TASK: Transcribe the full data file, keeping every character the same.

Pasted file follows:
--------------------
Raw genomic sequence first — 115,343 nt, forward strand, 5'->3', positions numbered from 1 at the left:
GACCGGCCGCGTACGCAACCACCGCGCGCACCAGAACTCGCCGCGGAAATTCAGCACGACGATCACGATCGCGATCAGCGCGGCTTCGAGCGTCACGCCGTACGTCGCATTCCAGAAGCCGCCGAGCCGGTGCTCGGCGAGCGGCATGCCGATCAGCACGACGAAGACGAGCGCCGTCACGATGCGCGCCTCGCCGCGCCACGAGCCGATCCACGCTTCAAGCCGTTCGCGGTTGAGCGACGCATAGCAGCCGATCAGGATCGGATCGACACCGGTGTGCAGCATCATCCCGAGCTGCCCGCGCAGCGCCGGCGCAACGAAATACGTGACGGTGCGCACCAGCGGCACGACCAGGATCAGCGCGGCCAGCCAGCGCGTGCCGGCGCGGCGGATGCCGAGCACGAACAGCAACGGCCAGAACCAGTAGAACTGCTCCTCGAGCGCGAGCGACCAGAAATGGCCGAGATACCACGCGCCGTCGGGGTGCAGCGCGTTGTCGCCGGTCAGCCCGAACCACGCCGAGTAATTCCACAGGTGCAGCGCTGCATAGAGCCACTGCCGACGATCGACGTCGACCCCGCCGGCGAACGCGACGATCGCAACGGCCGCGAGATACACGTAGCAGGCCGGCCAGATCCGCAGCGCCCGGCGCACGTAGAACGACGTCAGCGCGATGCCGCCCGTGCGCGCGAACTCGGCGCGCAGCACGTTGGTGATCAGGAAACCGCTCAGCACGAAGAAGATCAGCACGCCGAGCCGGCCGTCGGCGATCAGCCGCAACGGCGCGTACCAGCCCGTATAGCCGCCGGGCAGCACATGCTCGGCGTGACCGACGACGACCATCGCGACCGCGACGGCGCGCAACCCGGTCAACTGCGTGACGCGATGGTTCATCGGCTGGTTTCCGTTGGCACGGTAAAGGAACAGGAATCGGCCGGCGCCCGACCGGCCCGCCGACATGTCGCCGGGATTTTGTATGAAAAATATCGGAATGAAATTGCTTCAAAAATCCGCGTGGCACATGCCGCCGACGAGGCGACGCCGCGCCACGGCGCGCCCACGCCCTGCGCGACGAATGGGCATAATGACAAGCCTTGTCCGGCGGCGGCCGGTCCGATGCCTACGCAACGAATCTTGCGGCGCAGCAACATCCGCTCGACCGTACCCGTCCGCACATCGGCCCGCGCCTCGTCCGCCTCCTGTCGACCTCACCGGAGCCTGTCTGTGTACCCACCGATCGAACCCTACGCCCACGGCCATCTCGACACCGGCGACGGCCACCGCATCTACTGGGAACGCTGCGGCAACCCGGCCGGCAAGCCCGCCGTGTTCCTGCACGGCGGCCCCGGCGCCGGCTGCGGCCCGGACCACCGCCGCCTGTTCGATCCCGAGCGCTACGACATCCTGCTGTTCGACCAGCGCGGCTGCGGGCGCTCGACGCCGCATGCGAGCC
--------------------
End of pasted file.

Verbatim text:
Raw genomic sequence first — 115,343 nt, forward strand, 5'->3', positions numbered from 1 at the left:
GACCGGCCGCGTACGCAACCACCGCGCGCACCAGAACTCGCCGCGGAAATTCAGCACGACGATCACGATCGCGATCAGCGCGGCTTCGAGCGTCACGCCGTACGTCGCATTCCAGAAGCCGCCGAGCCGGTGCTCGGCGAGCGGCATGCCGATCAGCACGACGAAGACGAGCGCCGTCACGATGCGCGCCTCGCCGCGCCACGAGCCGATCCACGCTTCAAGCCGTTCGCGGTTGAGCGACGCATAGCAGCCGATCAGGATCGGATCGACACCGGTGTGCAGCATCATCCCGAGCTGCCCGCGCAGCGCCGGCGCAACGAAATACGTGACGGTGCGCACCAGCGGCACGACCAGGATCAGCGCGGCCAGCCAGCGCGTGCCGGCGCGGCGGATGCCGAGCACGAACAGCAACGGCCAGAACCAGTAGAACTGCTCCTCGAGCGCGAGCGACCAGAAATGGCCGAGATACCACGCGCCGTCGGGGTGCAGCGCGTTGTCGCCGGTCAGCCCGAACCACGCCGAGTAATTCCACAGGTGCAGCGCTGCATAGAGCCACTGCCGACGATCGACGTCGACCCCGCCGGCGAACGCGACGATCGCAACGGCCGCGAGATACACGTAGCAGGCCGGCCAGATCCGCAGCGCCCGGCGCACGTAGAACGACGTCAGCGCGATGCCGCCCGTGCGCGCGAACTCGGCGCGCAGCACGTTGGTGATCAGGAAACCGCTCAGCACGAAGAAGATCAGCACGCCGAGCCGGCCGTCGGCGATCAGCCGCAACGGCGCGTACCAGCCCGTATAGCCGCCGGGCAGCACATGCTCGGCGTGACCGACGACGACCATCGCGACCGCGACGGCGCGCAACCCGGTCAACTGCGTGACGCGATGGTTCATCGGCTGGTTTCCGTTGGCACGGTAAAGGAACAGGAATCGGCCGGCGCCCGACCGGCCCGCCGACATGTCGCCGGGATTTTGTATGAAAAATATCGGAATGAAATTGCTTCAAAAATCCGCGTGGCACATGCCGCCGACGAGGCGACGCCGCGCCACGGCGCGCCCACGCCCTGCGCGACGAATGGGCATAATGACAAGCCTTGTCCGGCGGCGGCCGGTCCGATGCCTACGCAACGAATCTTGCGGCGCAGCAACATCCGCTCGACCGTACCCGTCCGCACATCGGCCCGCGCCTCGTCCGCCTCCTGTCGACCTCACCGGAGCCTGTCTGTGTACCCACCGATCGAACCCTACGCCCACGGCCATCTCGACACCGGCGACGGCCACCGCATCTACTGGGAACGCTGCGGCAACCCGGCCGGCAAGCCCGCCGTGTTCCTGCACGGCGGCCCCGGCGCCGGCTGCGGCCCGGACCACCGCCGCCTGTTCGATCCCGAGCGCTACGACATCCTGCTGTTCGACCAGCGCGGCTGCGGGCGCTCGACGCCGCATGCGAGCC